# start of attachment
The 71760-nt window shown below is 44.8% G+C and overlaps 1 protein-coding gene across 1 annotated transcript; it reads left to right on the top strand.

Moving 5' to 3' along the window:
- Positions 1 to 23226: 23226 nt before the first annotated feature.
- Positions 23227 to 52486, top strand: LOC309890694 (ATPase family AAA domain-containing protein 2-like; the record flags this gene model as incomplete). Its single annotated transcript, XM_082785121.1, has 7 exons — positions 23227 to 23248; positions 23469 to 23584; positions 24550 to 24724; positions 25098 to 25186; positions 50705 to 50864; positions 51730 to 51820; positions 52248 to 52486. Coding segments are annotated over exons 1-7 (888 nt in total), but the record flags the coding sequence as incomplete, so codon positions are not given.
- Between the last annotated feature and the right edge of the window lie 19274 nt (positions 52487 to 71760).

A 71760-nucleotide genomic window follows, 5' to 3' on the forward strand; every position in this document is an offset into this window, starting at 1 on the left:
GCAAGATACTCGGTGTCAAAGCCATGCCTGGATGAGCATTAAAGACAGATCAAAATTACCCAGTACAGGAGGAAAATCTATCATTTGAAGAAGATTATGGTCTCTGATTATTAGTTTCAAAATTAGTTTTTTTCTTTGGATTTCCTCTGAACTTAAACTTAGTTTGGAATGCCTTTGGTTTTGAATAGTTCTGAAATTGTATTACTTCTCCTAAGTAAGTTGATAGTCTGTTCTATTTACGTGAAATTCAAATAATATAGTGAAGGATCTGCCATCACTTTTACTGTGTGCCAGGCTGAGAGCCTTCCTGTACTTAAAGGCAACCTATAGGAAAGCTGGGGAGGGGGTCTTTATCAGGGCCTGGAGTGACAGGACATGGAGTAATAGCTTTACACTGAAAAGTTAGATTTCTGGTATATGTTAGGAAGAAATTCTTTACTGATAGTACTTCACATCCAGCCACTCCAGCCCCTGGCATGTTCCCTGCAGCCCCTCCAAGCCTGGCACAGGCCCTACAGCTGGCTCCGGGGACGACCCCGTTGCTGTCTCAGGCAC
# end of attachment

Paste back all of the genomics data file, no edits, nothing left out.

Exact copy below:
The 71760-nt window shown below is 44.8% G+C and overlaps 1 protein-coding gene across 1 annotated transcript; it reads left to right on the top strand.

Moving 5' to 3' along the window:
- Positions 1 to 23226: 23226 nt before the first annotated feature.
- Positions 23227 to 52486, top strand: LOC309890694 (ATPase family AAA domain-containing protein 2-like; the record flags this gene model as incomplete). Its single annotated transcript, XM_082785121.1, has 7 exons — positions 23227 to 23248; positions 23469 to 23584; positions 24550 to 24724; positions 25098 to 25186; positions 50705 to 50864; positions 51730 to 51820; positions 52248 to 52486. Coding segments are annotated over exons 1-7 (888 nt in total), but the record flags the coding sequence as incomplete, so codon positions are not given.
- Between the last annotated feature and the right edge of the window lie 19274 nt (positions 52487 to 71760).

A 71760-nucleotide genomic window follows, 5' to 3' on the forward strand; every position in this document is an offset into this window, starting at 1 on the left:
GCAAGATACTCGGTGTCAAAGCCATGCCTGGATGAGCATTAAAGACAGATCAAAATTACCCAGTACAGGAGGAAAATCTATCATTTGAAGAAGATTATGGTCTCTGATTATTAGTTTCAAAATTAGTTTTTTTCTTTGGATTTCCTCTGAACTTAAACTTAGTTTGGAATGCCTTTGGTTTTGAATAGTTCTGAAATTGTATTACTTCTCCTAAGTAAGTTGATAGTCTGTTCTATTTACGTGAAATTCAAATAATATAGTGAAGGATCTGCCATCACTTTTACTGTGTGCCAGGCTGAGAGCCTTCCTGTACTTAAAGGCAACCTATAGGAAAGCTGGGGAGGGGGTCTTTATCAGGGCCTGGAGTGACAGGACATGGAGTAATAGCTTTACACTGAAAAGTTAGATTTCTGGTATATGTTAGGAAGAAATTCTTTACTGATAGTACTTCACATCCAGCCACTCCAGCCCCTGGCATGTTCCCTGCAGCCCCTCCAAGCCTGGCACAGGCCCTACAGCTGGCTCCGGGGACGACCCCGTTGCTGTCTCAGGCAC